Matthew 24:37-44
Prepare for Final Advent
by Rev. Joseph M. Rampino
Reprinted with permission of "The Arlington Catholic Herald"

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Matthew wrote to show that Christ was the
Messiah and fulfilled the Jewish prophecies.

The coming of the Son of Man will repeat what happened in Norah's time.  In the days before the flood people were eating and drinking, marrying and being married, right up to the day Jonah entered the ark.  They were totally unconcerned until the flood came and destroyed them.  So will it be at the coming of the Son of Man.  Two men will be out in the field; one will be taken and one will be left.  Two women will be grinding meal; one will be taken and one will be left.  Stay awake, therefore!  You cannot know the day your Lord is coming.  "Be sure of this: if the owner of the house knew when the thief was coming he would keep a watchful eye and not allow his house to be broken into.  You must be prepared in the same way.  The Son of Man is coming at the time you leas expect.

Each year, as Thanksgiving passes and the season of Advent begins for us in the church, our thoughts almost immediately turn to the next great holiday in the horizon: Christmas.

Santa, having already made his obligatory Macy's Thanksgiving Day Parade appearance, now show up in stores, advertisements and home decorations everywhere.  Christmas music, new and old, begins to sound in public and on the radio, and snowflakes decorate even our take-out coffee cups.  People begin, renew, and revisit relationships, buy and sell gifts, plan dinners, prepare for post-Christmas vacations, and the whole country, if not the whole world seems filled with constant, sometimes harried, activity.

Christ Jesus in the Gospel today paints for us picture of similar activity, but in a very different context.  He speaks of people "eating and drinking, marrying and giving in marriage," people working "out in the field," "grinding at the mill," going about the daily rounds of human activity.  Yet, Christ compares this to the days immediately before the great flood in the days of Noah, and tells us that just such a thing will precede the end, and Christ's own final Advent, bringing a close to all of time.  This certainly presents us a jarring contrast.  Just as the men and women of old were not prepared, and the flood caught them off guard, so he says the last generation will not be waiting, ready for the final day.  What a sentiment for the beginning of Advent.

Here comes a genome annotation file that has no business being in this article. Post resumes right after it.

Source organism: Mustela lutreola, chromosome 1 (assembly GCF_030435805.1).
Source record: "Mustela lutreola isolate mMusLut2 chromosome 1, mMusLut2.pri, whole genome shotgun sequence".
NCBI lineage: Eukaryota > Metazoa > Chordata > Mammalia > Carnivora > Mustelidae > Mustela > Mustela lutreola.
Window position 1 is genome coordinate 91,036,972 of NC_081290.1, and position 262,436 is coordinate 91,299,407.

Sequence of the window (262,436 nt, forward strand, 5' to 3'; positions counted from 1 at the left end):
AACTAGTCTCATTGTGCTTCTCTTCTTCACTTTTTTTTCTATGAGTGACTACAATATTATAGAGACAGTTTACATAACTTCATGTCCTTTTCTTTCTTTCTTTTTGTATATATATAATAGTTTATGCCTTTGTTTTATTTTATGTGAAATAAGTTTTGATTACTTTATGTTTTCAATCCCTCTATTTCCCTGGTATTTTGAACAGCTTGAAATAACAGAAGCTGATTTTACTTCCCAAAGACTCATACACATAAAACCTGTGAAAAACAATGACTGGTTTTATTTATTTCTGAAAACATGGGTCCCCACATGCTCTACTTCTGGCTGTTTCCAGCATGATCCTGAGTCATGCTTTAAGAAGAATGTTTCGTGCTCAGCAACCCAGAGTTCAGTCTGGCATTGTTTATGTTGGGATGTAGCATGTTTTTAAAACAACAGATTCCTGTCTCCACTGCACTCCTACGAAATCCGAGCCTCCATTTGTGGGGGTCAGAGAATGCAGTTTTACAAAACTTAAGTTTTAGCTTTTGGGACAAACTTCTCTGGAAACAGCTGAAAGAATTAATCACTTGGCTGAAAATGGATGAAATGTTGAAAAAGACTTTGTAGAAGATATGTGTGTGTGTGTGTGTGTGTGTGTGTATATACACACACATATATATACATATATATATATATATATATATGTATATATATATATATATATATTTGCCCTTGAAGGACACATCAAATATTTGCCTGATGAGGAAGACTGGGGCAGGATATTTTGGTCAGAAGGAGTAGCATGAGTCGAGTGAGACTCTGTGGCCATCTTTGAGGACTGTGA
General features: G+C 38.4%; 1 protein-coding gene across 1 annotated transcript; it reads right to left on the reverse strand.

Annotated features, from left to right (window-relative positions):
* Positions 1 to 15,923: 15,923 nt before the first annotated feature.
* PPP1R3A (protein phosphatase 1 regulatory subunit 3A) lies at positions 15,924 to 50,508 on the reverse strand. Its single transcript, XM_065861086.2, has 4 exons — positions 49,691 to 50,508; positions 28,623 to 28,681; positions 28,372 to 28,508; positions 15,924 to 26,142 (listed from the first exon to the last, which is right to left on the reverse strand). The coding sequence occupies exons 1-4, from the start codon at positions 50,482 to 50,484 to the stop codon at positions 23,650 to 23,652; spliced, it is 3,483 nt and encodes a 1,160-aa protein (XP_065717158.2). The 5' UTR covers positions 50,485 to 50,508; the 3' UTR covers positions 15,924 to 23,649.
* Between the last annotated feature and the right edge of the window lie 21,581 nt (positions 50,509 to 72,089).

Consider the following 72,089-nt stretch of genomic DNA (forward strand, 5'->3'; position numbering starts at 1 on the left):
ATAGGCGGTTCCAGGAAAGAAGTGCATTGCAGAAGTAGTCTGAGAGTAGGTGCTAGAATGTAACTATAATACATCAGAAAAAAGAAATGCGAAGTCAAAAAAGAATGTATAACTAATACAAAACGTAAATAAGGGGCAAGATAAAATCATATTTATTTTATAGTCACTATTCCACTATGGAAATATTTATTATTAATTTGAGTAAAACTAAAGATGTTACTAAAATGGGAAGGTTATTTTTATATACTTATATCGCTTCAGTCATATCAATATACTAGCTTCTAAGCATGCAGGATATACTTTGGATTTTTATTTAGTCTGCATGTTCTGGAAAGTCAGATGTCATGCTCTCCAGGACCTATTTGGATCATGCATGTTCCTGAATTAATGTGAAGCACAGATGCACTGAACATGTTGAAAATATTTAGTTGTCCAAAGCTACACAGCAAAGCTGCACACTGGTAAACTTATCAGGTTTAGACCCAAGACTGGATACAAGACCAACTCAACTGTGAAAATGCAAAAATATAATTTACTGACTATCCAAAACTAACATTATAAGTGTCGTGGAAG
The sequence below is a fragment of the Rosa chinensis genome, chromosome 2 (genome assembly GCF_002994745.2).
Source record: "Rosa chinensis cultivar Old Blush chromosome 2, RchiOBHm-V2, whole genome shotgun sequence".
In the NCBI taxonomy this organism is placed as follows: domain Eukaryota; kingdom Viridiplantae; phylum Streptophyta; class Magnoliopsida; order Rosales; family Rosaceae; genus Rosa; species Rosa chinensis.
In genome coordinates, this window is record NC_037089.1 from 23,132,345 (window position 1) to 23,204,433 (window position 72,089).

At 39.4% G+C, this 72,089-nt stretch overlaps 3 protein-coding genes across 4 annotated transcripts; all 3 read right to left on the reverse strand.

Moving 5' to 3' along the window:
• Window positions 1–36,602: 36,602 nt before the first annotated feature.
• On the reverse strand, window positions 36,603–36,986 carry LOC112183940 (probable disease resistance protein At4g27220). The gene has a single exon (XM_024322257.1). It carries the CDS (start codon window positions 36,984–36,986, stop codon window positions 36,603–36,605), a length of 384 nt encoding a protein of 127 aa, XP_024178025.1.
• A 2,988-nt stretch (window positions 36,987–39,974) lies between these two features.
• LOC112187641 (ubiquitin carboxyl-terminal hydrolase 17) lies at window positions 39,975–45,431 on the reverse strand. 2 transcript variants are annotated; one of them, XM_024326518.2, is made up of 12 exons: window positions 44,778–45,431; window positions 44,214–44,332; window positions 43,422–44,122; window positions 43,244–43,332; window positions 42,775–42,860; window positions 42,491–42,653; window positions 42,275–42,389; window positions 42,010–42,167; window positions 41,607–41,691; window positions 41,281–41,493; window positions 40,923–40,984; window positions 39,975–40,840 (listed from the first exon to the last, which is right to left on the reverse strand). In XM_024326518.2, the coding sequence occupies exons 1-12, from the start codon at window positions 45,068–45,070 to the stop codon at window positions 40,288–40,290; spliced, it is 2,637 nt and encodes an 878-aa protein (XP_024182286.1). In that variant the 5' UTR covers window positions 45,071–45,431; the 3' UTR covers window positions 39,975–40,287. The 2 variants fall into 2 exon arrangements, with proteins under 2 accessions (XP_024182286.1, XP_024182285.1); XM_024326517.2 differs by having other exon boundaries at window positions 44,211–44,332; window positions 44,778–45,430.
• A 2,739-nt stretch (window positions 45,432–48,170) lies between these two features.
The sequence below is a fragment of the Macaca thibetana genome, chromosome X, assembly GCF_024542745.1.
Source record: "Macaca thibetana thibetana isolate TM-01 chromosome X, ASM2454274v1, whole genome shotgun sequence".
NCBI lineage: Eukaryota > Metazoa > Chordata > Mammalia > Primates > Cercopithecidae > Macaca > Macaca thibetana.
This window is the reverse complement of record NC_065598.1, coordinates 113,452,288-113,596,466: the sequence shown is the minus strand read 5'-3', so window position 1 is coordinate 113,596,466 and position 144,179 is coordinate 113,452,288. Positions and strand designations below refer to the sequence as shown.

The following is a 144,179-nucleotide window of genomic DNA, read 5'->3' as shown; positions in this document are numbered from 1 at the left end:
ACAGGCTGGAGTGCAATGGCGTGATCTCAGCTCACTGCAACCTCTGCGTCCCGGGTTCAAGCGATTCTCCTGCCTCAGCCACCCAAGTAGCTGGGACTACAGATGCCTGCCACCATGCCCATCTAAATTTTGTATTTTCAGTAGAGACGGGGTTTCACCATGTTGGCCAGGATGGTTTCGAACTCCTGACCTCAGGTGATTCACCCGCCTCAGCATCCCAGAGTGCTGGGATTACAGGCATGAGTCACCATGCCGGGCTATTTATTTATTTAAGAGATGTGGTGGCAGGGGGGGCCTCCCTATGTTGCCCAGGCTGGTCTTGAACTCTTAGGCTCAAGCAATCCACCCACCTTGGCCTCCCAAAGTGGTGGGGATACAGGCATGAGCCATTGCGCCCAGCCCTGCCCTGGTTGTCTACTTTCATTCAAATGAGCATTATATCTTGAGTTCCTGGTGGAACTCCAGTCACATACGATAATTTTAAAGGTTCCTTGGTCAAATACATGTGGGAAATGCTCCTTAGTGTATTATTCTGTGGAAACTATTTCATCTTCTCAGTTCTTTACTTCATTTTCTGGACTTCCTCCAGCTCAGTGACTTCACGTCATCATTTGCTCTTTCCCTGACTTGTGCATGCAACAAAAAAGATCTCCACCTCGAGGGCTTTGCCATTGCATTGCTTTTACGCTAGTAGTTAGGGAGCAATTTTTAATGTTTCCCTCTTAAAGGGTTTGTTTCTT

Yet, when we consider what the Lord is telling us, we find that it comes from the depth of his love and mercy toward us.  Christ is not commanding us to go about as prophets of doom.  He is not commanding us to comb through mystical sayings and revelations to figure out exactly what must be done in order to avoid or mitigate that awful end time.  In fact, we may well note that St. Paul himself commanded us only a few weeks ago to ignore all such reports that the end is imminent, even if they should come from his own hand.

Rather, the Lord commands us not to lose ourselves in all the activity of the world around us, and so be unprepared when he comes to take us to himself.  Those he gathers home in the Gospel today, he finds at their work, like everyone else: One is out in the field, another is grinding at the mill.  The difference is that their hearts are directed toward God even while they work.  They are watching for the Lord with the eyes of their souls, even while they do what each day demands.

So it must also be for us.  The end will surely come one day, yes, though we cannot say for sure when that will be.  In the meantime, in the midst of a world filled with activity, in the midst of an Advent filled with commercial and secular distractions, we must keep our hearts awake and watchful.  We must take time each day for prayer and reflection, attend to the needs of our neighbors, keep vigilance over our souls through repentance, confession and good works.  We do not have to reject all the activity of our time or of the season, but we cannot lose ourselves in these things.  If we do this, not only will we be well-prepared for the Advent of Jesus at Christmas, with space for the Christ child in our homes, but for his final Advent, when he sets all things right, and gathers his friends with him into the eternal kingdom of his Father.